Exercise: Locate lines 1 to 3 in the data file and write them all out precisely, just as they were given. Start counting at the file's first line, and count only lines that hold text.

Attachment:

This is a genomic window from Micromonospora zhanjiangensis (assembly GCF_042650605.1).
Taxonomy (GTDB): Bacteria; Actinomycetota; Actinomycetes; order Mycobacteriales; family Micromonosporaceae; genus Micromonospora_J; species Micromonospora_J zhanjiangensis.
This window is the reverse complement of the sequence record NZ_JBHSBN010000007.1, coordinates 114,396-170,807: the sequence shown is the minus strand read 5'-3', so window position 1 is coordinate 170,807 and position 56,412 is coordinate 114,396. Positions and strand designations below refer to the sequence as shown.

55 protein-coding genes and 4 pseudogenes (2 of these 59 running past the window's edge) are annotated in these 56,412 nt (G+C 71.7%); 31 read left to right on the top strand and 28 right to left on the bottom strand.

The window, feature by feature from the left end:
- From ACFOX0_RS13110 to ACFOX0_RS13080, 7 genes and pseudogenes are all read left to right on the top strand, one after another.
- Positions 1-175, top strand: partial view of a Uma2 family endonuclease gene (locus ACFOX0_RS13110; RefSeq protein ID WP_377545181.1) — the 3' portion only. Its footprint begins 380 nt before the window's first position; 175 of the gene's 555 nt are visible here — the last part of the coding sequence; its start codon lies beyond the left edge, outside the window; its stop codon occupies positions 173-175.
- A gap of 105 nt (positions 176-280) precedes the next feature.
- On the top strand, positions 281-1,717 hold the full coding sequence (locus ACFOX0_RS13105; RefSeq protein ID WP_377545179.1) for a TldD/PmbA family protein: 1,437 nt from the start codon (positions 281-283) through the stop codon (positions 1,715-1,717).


This is a genomic window from Micromonospora zhanjiangensis (assembly GCF_042650605.1).
Taxonomy (GTDB): Bacteria; Actinomycetota; Actinomycetes; order Mycobacteriales; family Micromonosporaceae; genus Micromonospora_J; species Micromonospora_J zhanjiangensis.
This window is the reverse complement of the sequence record NZ_JBHSBN010000007.1, coordinates 114,396-170,807: the sequence shown is the minus strand read 5'-3', so window position 1 is coordinate 170,807 and position 56,412 is coordinate 114,396. Positions and strand designations below refer to the sequence as shown.